Linked by Thom Holwerda on Mon 30th Apr 2012 19:17 UTC, submitted by bowkota
Legal Java creator James Gosling: "Just because Sun didn't have patent suits in our genetic code doesn't mean we didn't feel wronged. While I have differences with Oracle, in this case they are in the right. Google totally slimed Sun. We were all really disturbed, even Jonathan: he just decided to put on a happy face and tried to turn lemons into lemonade, which annoyed a lot of folks at Sun." Ouch. Also, doesn't jive with Schwartz' comments - might be illustrative of how bad things really were at the once great Sun.
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RE[5]: C++ forever
by Kebabbert on Thu 3rd May 2012 08:22 UTC in reply to "RE[4]: C++ forever"
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Java is bad in many other ways than speed.

Agreed, but speed is not one of the problems.

Right. I believe you. Every single line of code in NASDAQ is Java, while every single line of code in LSE is C++. I'm also to believe that NASDAQ Java does not use any JNI or farms out to non-Java systems. So I assume, then, that the databases and backup solutions for NASDAQ are also written in 100% Java.

The important subsystem is the Matching Engine. It inserts incoming orders, and matches them to other orders. Then the matched deal is sent further to other subsystems to handle the administration. But the important thing is the Matcher, it needs to be fast with ultra low latency and extreme throughput. If not, then the stock exchange will be slow and the HFT firms and Algotrading firms will prefer to trade on another exchange.

The Matcher in NASDAQ is written in Java. There are many other subsystems, the clearing subsystems, the database, etc. But the critical part is the matcher. Much of NASDAQs critical parts is written in Java, but some parts are not. For instance the database.

Yes, but how many? What is the parallel set up? What is the NETWORK hardware? What is the total setup

It varies from system to system, but my point is:

The flaw in your argument is that you expect us to believe NASDAQ and the LSE are implemented in exactly the same way using the exact same algorithms, the only difference between the two being the language used.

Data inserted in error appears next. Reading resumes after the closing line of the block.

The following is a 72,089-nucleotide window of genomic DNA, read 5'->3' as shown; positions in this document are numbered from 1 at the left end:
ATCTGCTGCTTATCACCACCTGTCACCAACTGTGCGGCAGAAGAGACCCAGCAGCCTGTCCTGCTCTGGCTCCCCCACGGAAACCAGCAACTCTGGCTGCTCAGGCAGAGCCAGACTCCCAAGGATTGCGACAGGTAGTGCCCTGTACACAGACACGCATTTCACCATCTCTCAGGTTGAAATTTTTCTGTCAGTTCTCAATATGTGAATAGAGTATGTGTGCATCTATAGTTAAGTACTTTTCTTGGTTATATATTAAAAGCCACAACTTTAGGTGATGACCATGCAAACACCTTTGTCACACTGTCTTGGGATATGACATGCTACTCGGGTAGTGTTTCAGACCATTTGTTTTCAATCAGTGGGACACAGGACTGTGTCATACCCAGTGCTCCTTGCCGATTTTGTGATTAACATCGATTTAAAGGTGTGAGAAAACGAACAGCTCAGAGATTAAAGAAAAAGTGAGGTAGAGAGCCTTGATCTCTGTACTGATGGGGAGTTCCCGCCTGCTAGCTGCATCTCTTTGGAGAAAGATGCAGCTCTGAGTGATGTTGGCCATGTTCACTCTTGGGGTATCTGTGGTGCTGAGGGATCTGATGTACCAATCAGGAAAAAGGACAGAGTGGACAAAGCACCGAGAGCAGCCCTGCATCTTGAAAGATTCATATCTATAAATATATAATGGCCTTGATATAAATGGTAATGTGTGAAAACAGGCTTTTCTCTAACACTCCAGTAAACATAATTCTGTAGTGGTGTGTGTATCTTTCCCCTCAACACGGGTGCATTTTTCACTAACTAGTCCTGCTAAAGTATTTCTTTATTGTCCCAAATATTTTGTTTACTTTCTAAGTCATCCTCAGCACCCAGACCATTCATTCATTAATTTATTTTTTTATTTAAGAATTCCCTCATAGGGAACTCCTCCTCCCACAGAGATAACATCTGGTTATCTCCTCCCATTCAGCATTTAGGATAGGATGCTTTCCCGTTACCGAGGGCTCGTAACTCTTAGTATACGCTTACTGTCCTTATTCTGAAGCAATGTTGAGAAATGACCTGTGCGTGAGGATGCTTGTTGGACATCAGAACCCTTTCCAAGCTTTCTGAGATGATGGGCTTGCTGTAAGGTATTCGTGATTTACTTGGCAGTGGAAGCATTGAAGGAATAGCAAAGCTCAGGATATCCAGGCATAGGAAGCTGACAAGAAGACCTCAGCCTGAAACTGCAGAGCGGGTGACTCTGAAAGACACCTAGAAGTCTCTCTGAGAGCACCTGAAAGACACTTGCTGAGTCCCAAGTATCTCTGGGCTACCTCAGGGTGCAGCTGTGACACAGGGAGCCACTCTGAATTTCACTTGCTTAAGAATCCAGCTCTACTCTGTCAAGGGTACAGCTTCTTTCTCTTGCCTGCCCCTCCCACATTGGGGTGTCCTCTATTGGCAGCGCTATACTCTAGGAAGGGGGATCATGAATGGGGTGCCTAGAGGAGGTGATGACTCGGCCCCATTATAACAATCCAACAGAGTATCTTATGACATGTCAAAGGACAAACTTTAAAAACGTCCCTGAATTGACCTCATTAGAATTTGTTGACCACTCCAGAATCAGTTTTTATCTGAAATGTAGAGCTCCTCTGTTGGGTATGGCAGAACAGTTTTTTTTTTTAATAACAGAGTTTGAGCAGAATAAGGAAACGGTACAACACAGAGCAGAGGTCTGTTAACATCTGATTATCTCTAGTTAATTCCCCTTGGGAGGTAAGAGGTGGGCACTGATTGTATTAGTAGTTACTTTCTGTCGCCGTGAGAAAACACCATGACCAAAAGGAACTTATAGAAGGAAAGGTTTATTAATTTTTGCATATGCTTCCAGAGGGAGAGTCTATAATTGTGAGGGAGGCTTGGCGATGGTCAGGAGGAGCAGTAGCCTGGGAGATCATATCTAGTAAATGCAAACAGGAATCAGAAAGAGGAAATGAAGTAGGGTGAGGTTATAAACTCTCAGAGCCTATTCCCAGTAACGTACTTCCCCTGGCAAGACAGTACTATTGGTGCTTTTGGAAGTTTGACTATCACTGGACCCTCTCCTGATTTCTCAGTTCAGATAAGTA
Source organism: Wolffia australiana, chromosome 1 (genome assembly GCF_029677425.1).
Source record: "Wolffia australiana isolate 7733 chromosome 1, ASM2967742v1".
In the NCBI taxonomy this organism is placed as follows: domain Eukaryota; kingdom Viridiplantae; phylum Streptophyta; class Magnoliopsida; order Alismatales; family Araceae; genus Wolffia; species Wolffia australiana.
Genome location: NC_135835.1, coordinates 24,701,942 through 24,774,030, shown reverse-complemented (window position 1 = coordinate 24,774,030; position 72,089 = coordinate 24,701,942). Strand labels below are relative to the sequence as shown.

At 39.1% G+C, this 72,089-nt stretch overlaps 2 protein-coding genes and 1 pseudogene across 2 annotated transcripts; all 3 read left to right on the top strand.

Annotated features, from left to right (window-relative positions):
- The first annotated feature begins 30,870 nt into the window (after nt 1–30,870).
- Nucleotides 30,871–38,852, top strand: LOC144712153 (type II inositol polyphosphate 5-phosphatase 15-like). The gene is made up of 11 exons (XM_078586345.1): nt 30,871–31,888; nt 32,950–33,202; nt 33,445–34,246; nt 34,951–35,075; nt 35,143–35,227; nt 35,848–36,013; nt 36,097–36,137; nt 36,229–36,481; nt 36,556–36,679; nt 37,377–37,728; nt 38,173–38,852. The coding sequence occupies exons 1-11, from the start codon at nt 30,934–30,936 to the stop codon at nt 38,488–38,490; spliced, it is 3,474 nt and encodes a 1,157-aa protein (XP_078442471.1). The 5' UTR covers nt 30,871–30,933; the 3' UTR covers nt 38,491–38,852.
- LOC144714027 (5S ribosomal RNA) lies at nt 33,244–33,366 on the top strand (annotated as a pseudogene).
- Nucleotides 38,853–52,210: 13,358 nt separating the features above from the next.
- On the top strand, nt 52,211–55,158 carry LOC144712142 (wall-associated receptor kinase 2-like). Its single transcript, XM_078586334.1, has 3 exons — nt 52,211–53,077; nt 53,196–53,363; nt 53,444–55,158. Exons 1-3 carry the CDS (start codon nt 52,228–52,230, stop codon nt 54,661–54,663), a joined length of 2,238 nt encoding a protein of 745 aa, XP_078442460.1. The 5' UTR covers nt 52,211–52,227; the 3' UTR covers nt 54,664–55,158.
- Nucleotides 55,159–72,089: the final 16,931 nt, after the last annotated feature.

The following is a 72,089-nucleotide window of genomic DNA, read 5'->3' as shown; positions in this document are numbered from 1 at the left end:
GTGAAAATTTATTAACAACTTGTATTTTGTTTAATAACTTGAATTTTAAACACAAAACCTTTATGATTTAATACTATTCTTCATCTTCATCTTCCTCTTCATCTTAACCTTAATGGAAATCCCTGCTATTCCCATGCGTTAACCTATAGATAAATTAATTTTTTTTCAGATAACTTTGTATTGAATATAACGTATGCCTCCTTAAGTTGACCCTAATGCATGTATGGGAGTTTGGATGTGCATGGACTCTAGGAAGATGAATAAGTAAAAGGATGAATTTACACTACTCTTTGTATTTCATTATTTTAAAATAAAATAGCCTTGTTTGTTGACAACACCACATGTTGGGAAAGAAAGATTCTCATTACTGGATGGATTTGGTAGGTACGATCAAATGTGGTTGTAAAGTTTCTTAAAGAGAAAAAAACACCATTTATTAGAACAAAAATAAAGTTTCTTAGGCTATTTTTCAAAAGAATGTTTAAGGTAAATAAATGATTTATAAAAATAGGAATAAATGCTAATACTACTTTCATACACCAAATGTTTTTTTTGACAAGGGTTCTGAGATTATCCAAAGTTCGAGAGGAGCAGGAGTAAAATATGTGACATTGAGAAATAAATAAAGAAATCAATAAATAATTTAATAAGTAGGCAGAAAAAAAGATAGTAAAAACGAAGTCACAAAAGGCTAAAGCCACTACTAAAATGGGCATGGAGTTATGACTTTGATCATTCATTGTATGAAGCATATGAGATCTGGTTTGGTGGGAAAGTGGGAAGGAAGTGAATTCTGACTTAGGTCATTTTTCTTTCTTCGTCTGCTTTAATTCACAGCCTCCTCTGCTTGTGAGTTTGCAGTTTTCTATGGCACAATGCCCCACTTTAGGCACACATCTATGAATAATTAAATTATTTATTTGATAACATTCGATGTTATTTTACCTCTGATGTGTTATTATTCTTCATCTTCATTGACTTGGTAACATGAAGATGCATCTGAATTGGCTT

Well, all the fastest stock exchange systems have a matcher that uses UDP, not TCP/IP. You can only achieve sub 100 microseconds with UDP. If you know how to do in another way, tell me, and I will introduce you to one of the largest exchanges in the world, and we will hire you, and you will become rich.

The algorithm to match orders are similar. Basically they are doing the same thing. It is like sorting numbers. In how many ways can you sort numbers? All exchanges are doing the same thing and therefore can be compared. If C++ gives lower latency than Java, then everybody switches to C++. If Mainframes give lower latency, then everybody switches to Mainframes.

If I'm not mistaken, the NASDAQ and LSE would be making upgrades and hot-swaps all the time. Do you really expect people to believe that these latency figures are static and directly reflects the languages being used?

No, they are not doing hot swaps and upgrades. In the Evening, the exchange closes and that is when you do upgrades, but that takes lot of testing. The exchanges are slowly going to continuous trading 24/7, but in the evening they are closed where back office and clearing work can take place.

Of course the latency varies. Typically the exchanges say something like: "95% of all incoming orders are matched in 100 microseconds, and 3% are matched in 150 microseconds, etc". But that number is from the gateway to the matcher and back again, thus this number is interesting for co-location (where the trader has the server in the same building as the Matcher). For which we charge a lot. ;)

Java can be fastest in the world? So you're saying Java has surpassed Fortran in supercomputing? Not even I go so far as to say C++ is better than Fortran for speed.

No, Fortran and Assembler are of course faster. My point is: Java has not performance problems. Theoretically, Java can be faster than compiling once like C++ does.

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